Canada continued its immigration record-setting pace by welcoming 341,000 newcomers in 2019. This is only the fifth time in its history that it has welcomed more than 300,000 immigrants in one year (the other times were 1911-1913 and 2018).
Canada also exceeded the target it set in its 2019-2021 Immigration Levels Plan (330,800 immigrants) by more than 10,000 immigrants.
The country also stuck to its plan by welcoming 58 per cent of its newcomers under the economic class, while 27 per cent arrived through family sponsorship, and the remaining 15 per cent were welcomed under the refugee class.
India remains the main source country of newcomers to Canada. The approximately 86,000 Indians who became permanent residents in 2019 accounted for 25 per cent of all newcomers to Canada. China was a distant second accounting for 9 per cent of newcomers, followed by the Philippines which accounted for 8 per cent of new immigrants. Nigeria, the United States of America, Pakistan, Syria, Eritrea, South Korea and Iran rounded out the top 10 source countries.
|Total New Immigrants in 2019||341,180|
|5. United States of America||10,800|
|9. Korea, Republic of||6,110|
Ontario continues to be by far the top destination for newcomers, welcoming 45 per cent of the national share in 2019. Its share increased by two percentage points from 2018. This may be explained by the Quebec government’s decision to reduce its immigrant intake by 20 per cent in 2019. As a result, Quebec fell two spots in 2019 to the fourth leading destination of newcomers to Canada. British Columbia moved into second place as it welcomed 50,000 immigrants, with Alberta in third place.
Manitoba enjoyed a very strong immigrant intake as it welcomed nearly 19,000 immigrants last year, a 24 per cent increase compared with its 2018 intake. Saskatchewan’s immigration levels were nearly identical as in 2018, with the province welcoming nearly 16,000 newcomers.
Immigration to Atlantic Canada continued to increase, with Nova Scotia and New Brunswick experiencing the largest gains. Nova Scotia saw its intake rise by 27 per cent to over 7,500 immigrants while New Brunswick enjoyed a 30 per cent gain as it welcomed 6,000 newcomers.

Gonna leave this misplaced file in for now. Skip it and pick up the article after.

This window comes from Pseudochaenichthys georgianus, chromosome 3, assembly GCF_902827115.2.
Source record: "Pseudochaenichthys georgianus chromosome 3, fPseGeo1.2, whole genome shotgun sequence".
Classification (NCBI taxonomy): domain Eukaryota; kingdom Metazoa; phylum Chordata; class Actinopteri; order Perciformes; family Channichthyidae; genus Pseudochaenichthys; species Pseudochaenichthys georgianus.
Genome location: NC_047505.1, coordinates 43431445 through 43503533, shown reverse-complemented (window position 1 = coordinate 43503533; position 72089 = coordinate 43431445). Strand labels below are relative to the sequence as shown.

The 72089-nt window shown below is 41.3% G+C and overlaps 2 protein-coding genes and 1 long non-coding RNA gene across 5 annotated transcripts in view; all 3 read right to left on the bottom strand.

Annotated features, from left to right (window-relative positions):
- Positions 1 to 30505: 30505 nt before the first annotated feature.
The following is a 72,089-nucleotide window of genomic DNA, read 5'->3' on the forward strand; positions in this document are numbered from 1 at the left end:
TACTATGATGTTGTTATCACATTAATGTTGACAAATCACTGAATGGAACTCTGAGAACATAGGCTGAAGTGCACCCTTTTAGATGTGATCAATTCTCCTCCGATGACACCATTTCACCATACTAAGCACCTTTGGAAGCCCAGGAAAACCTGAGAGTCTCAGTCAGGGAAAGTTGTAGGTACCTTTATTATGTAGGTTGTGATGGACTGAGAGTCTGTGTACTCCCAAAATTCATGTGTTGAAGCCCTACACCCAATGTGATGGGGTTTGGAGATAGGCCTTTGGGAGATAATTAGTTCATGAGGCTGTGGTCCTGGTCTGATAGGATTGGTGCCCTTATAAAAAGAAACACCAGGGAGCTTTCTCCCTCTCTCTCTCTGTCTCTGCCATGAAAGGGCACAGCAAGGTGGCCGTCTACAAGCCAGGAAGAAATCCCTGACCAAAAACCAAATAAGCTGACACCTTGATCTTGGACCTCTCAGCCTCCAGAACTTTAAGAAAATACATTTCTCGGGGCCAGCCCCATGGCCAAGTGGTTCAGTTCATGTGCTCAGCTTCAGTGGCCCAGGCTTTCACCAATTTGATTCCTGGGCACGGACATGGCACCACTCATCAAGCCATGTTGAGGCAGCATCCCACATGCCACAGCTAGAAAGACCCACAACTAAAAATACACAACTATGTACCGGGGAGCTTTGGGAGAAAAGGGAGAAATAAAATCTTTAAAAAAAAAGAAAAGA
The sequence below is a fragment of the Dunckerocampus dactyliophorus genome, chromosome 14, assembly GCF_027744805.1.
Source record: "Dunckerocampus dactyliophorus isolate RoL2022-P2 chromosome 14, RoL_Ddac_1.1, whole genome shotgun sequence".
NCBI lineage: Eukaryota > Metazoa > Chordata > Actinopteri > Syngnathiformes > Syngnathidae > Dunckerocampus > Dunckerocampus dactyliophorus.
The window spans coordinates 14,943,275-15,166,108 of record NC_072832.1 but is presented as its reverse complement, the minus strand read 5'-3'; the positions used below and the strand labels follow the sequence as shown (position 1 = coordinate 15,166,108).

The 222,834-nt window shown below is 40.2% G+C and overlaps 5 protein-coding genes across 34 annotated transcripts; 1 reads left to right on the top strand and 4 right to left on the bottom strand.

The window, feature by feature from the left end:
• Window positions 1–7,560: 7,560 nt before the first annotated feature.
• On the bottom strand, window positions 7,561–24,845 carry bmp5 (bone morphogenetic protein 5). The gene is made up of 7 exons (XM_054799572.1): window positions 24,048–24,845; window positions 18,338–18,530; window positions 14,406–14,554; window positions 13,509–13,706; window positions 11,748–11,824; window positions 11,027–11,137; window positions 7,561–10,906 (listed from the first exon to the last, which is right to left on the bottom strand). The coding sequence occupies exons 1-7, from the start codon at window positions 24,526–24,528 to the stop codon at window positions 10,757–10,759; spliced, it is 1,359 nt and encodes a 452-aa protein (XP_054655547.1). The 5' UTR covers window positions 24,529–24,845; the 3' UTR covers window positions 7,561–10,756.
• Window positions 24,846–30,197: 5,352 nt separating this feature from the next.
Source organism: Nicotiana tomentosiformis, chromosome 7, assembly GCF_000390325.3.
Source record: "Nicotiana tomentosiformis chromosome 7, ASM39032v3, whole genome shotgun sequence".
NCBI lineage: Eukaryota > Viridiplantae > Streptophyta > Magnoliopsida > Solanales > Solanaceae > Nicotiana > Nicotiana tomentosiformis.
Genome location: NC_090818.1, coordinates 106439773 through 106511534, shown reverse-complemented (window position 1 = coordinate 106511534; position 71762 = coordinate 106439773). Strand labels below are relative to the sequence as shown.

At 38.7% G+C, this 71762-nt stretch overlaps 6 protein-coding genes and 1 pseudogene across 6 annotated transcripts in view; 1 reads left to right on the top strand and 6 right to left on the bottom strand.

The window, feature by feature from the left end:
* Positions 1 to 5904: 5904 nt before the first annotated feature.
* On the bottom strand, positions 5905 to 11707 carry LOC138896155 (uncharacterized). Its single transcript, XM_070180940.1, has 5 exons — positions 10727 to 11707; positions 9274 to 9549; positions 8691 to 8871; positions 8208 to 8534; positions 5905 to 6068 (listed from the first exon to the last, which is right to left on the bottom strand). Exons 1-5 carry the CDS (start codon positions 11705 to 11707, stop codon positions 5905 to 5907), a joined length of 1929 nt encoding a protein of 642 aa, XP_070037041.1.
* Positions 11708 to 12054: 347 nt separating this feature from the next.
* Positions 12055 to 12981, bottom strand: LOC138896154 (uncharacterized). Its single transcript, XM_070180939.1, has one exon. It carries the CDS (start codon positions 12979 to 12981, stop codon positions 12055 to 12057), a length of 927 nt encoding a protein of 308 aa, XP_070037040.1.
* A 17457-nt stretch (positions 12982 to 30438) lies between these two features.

Yukon also experienced a healthy gain as its intake grew by 24 per cent to 400 immigrants.
|Prince Edward Island||2,350||2,135||2,445|
|Province/territory not stated||40||10||15|
More than one in three newcomers chose to settle in the Greater Toronto Area (GTA). The GTA welcomed more immigrants (118,000 newcomers) than the four Atlantic provinces, Quebec, Manitoba, Saskatchewan, and Canada’s three territories combined.
Vancouver was the second leading city as it welcomed 40,000 immigrants, followed by Montreal (35,000) and Calgary (nearly 20,000).
Canada’s four largest cities (Toronto, Montreal, Vancouver, and Calgary) together welcomed 62 per cent of all newcomers to the country, down slightly from their 64 per cent share in 2018. The decline is due to Quebec’s decision to reduce its immigration levels as Montreal’s intake fell by nearly 10,000 newcomers last year.
According to its 2019-2021 Immigration Levels Plan, the federal government is targeting an additional 341,000 newcomer arrivals in 2020. Since this target was met last year, Canada may exceed it again this year. In fact, the plan gives Canada the flexibility to welcome up to 360,000 newcomers in 2020. We will have more clarity when Immigration Minister Marco Mendicino tables the federal government’s 2020-2022 Immigration Levels Plan in the near future—potentially within the coming month.
Kareem El-Assal is the Director of Policy & Digital Strategy at CanadaVisa.
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